Background: To reduce defocus from leveling errors at the wafer edge, modern exposure tools offer a broad range of advanced leveling controls. These additional degrees of freedom offer better leveling performance, but users hesitate to spend the tool time, wafers, and engineering hours necessary to find and maintain the optimal settings experimentally.
Aim: In order to fully explore the potential of advanced leveling controls, an automated, fast simulation method should be introduced.
Approach: Alternative set-point curves and resulting focus residuals are simulated from existing wafer height maps. Optimizations are carried out to obtain the best edge exclusion settings for several dynamic random access memory and NAND flash memory products, across different layers and exposure tools. The simulated focus errors are compared to the POR settings and verified with electrical results.
Results: An efficient optimization algorithm was demonstrated and significant leveling improvements found for a number of use cases. The resulting settings vary substantially between different products, layers, and exposure tools. The impact of the improved leveling performance is verified using electrical data.
Conclusions: The speed of the presented method proves crucial to help lithographers dial in and maintain numerous settings at optimal values across a typical production line.
To reduce defocus from leveling errors at the wafer edge, modern exposure tools offer a broad range of advanced leveling controls. These can be explored fully with minimum experimental effort by simulating alternative set-point curves (z; Rx; Ry) and resulting MA and MSD focus residuals from existing full wafer height maps. In this paper, optimizations are carried out to obtain the best focus edge clearance settings for several DRAM and NAND products, across different layers and exposure tools. The simulated die-fine focus errors are compared to the POR settings and verified with electrical results. Differences across products, layers, and exposure tools are discussed.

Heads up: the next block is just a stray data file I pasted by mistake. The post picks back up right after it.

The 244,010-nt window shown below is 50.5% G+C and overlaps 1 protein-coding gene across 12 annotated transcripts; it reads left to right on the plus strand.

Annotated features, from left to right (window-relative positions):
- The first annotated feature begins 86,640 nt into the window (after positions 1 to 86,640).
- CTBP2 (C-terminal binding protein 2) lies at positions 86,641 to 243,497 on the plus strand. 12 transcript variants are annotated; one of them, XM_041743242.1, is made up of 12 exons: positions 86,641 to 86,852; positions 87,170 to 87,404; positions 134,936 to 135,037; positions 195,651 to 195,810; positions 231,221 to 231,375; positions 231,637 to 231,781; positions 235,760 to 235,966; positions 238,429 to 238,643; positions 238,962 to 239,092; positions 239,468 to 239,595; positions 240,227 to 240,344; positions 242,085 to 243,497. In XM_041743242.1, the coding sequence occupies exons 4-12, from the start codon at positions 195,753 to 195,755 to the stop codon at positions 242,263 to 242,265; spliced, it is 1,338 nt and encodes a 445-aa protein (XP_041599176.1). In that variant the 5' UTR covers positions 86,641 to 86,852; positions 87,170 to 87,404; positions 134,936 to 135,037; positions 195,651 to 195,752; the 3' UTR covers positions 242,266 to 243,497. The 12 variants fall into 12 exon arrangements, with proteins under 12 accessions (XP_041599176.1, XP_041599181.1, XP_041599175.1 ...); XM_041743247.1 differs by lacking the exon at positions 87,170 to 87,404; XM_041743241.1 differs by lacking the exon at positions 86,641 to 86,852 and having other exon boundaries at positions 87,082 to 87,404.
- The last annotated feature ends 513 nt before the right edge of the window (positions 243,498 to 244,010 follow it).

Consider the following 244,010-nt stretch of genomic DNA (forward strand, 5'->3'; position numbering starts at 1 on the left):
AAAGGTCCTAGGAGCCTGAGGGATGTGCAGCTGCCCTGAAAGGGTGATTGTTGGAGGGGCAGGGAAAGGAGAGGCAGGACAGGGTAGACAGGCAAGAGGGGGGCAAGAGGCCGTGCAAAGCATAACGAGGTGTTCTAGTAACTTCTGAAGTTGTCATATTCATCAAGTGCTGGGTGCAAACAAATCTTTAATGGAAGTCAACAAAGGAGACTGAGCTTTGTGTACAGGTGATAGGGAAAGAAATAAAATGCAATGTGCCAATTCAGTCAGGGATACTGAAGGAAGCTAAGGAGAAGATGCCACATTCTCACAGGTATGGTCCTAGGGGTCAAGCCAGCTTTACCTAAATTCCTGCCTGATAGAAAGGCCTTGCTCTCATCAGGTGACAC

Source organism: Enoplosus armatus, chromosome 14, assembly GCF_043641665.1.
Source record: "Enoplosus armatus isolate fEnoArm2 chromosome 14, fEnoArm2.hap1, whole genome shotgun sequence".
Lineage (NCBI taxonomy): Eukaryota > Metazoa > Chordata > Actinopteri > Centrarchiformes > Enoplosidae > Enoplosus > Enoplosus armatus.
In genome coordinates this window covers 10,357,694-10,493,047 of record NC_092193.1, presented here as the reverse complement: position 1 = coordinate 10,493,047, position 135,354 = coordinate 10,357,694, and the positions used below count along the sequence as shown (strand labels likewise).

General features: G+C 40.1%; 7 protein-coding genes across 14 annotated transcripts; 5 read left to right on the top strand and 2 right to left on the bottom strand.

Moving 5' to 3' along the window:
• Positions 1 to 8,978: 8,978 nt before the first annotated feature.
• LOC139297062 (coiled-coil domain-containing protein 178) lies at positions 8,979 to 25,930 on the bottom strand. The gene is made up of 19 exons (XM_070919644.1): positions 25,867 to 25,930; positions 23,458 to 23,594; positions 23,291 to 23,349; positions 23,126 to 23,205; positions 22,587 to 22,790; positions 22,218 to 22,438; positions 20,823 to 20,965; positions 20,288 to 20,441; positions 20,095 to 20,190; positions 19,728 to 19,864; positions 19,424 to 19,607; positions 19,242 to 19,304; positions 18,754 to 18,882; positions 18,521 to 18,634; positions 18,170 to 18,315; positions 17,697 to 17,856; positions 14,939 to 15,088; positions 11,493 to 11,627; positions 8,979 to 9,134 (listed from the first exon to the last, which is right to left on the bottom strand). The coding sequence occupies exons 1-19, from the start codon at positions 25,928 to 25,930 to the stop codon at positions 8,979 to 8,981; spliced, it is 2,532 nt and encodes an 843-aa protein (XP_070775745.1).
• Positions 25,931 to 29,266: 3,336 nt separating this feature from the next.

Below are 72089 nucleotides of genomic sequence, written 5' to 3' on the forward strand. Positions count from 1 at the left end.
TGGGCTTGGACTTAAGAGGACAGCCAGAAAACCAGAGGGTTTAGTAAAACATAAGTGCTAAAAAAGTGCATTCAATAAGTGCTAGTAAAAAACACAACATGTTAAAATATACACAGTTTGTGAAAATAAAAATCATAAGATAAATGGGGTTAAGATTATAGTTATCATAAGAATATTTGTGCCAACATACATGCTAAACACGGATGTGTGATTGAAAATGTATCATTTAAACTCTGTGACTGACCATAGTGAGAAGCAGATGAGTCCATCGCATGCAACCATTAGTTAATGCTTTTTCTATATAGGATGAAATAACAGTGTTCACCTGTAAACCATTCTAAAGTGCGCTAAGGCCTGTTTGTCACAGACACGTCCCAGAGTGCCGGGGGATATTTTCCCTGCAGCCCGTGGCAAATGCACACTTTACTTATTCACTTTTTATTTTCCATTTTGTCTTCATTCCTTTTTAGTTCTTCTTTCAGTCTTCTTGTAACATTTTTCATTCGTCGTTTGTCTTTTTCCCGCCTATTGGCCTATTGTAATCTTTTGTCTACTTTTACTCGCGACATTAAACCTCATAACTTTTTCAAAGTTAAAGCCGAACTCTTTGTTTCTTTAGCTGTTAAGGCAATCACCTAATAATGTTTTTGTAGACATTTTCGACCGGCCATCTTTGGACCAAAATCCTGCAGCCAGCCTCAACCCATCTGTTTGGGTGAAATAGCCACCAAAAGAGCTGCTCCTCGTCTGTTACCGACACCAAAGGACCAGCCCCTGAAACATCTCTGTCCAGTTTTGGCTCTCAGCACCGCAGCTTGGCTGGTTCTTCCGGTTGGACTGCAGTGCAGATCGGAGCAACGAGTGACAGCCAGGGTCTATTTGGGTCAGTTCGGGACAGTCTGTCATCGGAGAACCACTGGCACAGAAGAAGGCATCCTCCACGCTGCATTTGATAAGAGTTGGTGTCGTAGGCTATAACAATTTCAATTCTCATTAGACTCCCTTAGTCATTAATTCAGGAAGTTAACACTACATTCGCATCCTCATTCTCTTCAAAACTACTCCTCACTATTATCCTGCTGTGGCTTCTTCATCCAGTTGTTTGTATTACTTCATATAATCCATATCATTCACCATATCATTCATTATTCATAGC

Overlay errors between two layers can be caused by non-lithography processes. While these errors can be compensated by the run-to-run system, such process and tool signatures are not always stable. In order to monitor the impact of non-lithography context on overlay at regular intervals, a systematic approach is needed. Using various machine learning techniques, significant context parameters that relate to deviating overlay signatures are automatically identified. Once the most influential context parameters are found, a run-to-run simulation is performed to see how much improvement can be obtained. The resulting analysis shows good potential for reducing the influence of hidden context parameters on overlay performance. Non-lithographic contexts are significant contributors, and their automatic detection and classification will enable the overlay roadmap, given the corresponding control capabilities.